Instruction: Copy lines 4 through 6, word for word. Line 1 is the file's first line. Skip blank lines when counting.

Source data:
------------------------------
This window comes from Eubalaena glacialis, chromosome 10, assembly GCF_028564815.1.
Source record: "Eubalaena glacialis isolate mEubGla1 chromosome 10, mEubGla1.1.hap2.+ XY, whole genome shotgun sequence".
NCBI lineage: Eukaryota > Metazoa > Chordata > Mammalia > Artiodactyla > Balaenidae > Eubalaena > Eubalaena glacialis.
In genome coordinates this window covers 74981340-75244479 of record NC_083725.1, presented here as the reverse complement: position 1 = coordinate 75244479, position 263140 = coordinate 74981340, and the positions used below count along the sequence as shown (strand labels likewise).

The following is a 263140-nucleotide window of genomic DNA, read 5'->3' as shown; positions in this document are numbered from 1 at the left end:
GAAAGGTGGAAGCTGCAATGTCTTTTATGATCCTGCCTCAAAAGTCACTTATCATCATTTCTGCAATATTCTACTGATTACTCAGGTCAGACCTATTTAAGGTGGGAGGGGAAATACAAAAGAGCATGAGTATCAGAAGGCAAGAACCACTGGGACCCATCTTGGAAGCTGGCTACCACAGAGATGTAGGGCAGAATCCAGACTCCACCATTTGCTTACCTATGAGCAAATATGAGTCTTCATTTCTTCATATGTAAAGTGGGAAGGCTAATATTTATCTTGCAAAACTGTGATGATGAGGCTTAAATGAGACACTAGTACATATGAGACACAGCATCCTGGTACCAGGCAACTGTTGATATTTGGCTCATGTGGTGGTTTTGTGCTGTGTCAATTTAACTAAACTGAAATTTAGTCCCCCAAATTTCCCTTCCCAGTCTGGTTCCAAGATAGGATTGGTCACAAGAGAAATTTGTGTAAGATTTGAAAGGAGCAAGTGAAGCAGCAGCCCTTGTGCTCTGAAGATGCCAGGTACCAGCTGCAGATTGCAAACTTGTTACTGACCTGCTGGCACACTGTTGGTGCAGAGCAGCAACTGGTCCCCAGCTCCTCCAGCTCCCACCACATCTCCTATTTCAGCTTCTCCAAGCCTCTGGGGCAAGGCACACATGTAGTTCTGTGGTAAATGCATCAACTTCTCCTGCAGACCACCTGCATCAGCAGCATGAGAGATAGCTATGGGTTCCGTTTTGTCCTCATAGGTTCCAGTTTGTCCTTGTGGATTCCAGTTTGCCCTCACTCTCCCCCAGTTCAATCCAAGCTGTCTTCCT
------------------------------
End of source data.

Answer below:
In genome coordinates this window covers 74981340-75244479 of record NC_083725.1, presented here as the reverse complement: position 1 = coordinate 75244479, position 263140 = coordinate 74981340, and the positions used below count along the sequence as shown (strand labels likewise).

The following is a 263140-nucleotide window of genomic DNA, read 5'->3' as shown; positions in this document are numbered from 1 at the left end:
GAAAGGTGGAAGCTGCAATGTCTTTTATGATCCTGCCTCAAAAGTCACTTATCATCATTTCTGCAATATTCTACTGATTACTCAGGTCAGACCTATTTAAGGTGGGAGGGGAAATACAAAAGAGCATGAGTATCAGAAGGCAAGAACCACTGGGACCCATCTTGGAAGCTGGCTACCACAGAGATGTAGGGCAGAATCCAGACTCCACCATTTGCTTACCTATGAGCAAATATGAGTCTTCATTTCTTCATATGTAAAGTGGGAAGGCTAATATTTATCTTGCAAAACTGTGATGATGAGGCTTAAATGAGACACTAGTACATATGAGACACAGCATCCTGGTACCAGGCAACTGTTGATATTTGGCTCATGTGGTGGTTTTGTGCTGTGTCAATTTAACTAAACTGAAATTTAGTCCCCCAAATTTCCCTTCCCAGTCTGGTTCCAAGATAGGATTGGTCACAAGAGAAATTTGTGTAAGATTTGAAAGGAGCAAGTGAAGCAGCAGCCCTTGTGCTCTGAAGATGCCAGGTACCAGCTGCAGATTGCAAACTTGTTACTGACCTGCTGGCACACTGTTGGTGCAGAGCAGCAACTGGTCCCCAGCTCCTCCAGCTCCCACCACATCTCCTATTTCAGCTTCTCCAAGCCTCTGGGGCAAGGCACACATGTAGTTCTGTGGTAAATGCATCAACTTCTCCTGCAGACCACCTGCATCAGCAGCATGAGAGATAGCTATGGGTTCCGTTTTGTCCTCATAGGTTCCAGTTTGTCCTTGTGGATTCCAGTTTGCCCTCACTCTCCCCCAGTTCAATCCAAGCTGTCTTCCT